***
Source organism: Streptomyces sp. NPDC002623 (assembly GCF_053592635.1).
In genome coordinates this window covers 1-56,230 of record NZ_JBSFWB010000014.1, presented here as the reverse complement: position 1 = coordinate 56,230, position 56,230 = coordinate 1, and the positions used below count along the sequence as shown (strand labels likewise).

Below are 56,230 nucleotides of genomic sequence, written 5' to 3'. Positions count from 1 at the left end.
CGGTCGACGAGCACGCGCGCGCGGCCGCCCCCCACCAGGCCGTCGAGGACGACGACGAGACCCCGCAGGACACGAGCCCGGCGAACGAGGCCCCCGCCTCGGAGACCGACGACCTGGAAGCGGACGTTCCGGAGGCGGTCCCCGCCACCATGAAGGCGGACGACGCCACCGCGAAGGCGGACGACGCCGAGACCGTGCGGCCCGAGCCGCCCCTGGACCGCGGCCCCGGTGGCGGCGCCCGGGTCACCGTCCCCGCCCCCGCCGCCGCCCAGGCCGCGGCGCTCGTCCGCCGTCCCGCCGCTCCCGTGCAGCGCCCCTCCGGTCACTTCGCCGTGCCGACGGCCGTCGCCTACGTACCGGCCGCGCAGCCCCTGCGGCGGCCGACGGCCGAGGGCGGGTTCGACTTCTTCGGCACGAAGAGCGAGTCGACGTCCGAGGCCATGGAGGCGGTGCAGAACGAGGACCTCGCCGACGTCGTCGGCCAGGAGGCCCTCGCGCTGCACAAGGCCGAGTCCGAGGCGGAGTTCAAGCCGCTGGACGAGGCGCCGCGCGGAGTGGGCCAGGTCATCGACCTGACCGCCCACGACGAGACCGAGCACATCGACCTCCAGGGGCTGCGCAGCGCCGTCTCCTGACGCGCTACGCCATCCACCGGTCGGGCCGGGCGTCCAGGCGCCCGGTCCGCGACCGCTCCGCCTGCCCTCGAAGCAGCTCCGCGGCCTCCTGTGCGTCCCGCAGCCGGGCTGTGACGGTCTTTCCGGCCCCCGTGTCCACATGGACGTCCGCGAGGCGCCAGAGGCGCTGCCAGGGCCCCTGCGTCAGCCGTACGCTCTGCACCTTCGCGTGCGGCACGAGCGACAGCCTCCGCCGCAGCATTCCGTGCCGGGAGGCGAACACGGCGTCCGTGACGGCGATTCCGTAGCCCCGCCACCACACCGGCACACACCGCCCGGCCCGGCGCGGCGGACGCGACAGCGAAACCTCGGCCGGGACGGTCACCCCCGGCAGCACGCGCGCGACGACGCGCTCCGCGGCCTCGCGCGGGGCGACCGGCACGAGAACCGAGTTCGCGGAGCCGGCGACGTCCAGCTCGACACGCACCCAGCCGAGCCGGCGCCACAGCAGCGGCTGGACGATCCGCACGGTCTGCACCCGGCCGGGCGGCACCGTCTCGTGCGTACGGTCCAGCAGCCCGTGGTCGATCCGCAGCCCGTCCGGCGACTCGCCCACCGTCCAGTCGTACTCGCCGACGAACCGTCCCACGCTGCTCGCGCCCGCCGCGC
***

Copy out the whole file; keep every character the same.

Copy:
Source organism: Streptomyces sp. NPDC002623 (assembly GCF_053592635.1).
In genome coordinates this window covers 1-56,230 of record NZ_JBSFWB010000014.1, presented here as the reverse complement: position 1 = coordinate 56,230, position 56,230 = coordinate 1, and the positions used below count along the sequence as shown (strand labels likewise).

Below are 56,230 nucleotides of genomic sequence, written 5' to 3'. Positions count from 1 at the left end.
CGGTCGACGAGCACGCGCGCGCGGCCGCCCCCCACCAGGCCGTCGAGGACGACGACGAGACCCCGCAGGACACGAGCCCGGCGAACGAGGCCCCCGCCTCGGAGACCGACGACCTGGAAGCGGACGTTCCGGAGGCGGTCCCCGCCACCATGAAGGCGGACGACGCCACCGCGAAGGCGGACGACGCCGAGACCGTGCGGCCCGAGCCGCCCCTGGACCGCGGCCCCGGTGGCGGCGCCCGGGTCACCGTCCCCGCCCCCGCCGCCGCCCAGGCCGCGGCGCTCGTCCGCCGTCCCGCCGCTCCCGTGCAGCGCCCCTCCGGTCACTTCGCCGTGCCGACGGCCGTCGCCTACGTACCGGCCGCGCAGCCCCTGCGGCGGCCGACGGCCGAGGGCGGGTTCGACTTCTTCGGCACGAAGAGCGAGTCGACGTCCGAGGCCATGGAGGCGGTGCAGAACGAGGACCTCGCCGACGTCGTCGGCCAGGAGGCCCTCGCGCTGCACAAGGCCGAGTCCGAGGCGGAGTTCAAGCCGCTGGACGAGGCGCCGCGCGGAGTGGGCCAGGTCATCGACCTGACCGCCCACGACGAGACCGAGCACATCGACCTCCAGGGGCTGCGCAGCGCCGTCTCCTGACGCGCTACGCCATCCACCGGTCGGGCCGGGCGTCCAGGCGCCCGGTCCGCGACCGCTCCGCCTGCCCTCGAAGCAGCTCCGCGGCCTCCTGTGCGTCCCGCAGCCGGGCTGTGACGGTCTTTCCGGCCCCCGTGTCCACATGGACGTCCGCGAGGCGCCAGAGGCGCTGCCAGGGCCCCTGCGTCAGCCGTACGCTCTGCACCTTCGCGTGCGGCACGAGCGACAGCCTCCGCCGCAGCATTCCGTGCCGGGAGGCGAACACGGCGTCCGTGACGGCGATTCCGTAGCCCCGCCACCACACCGGCACACACCGCCCGGCCCGGCGCGGCGGACGCGACAGCGAAACCTCGGCCGGGACGGTCACCCCCGGCAGCACGCGCGCGACGACGCGCTCCGCGGCCTCGCGCGGGGCGACCGGCACGAGAACCGAGTTCGCGGAGCCGGCGACGTCCAGCTCGACACGCACCCAGCCGAGCCGGCGCCACAGCAGCGGCTGGACGATCCGCACGGTCTGCACCCGGCCGGGCGGCACCGTCTCGTGCGTACGGTCCAGCAGCCCGTGGTCGATCCGCAGCCCGTCCGGCGACTCGCCCACCGTCCAGTCGTACTCGCCGACGAACCGTCCCACGCTGCTCGCGCCCGCCGCGC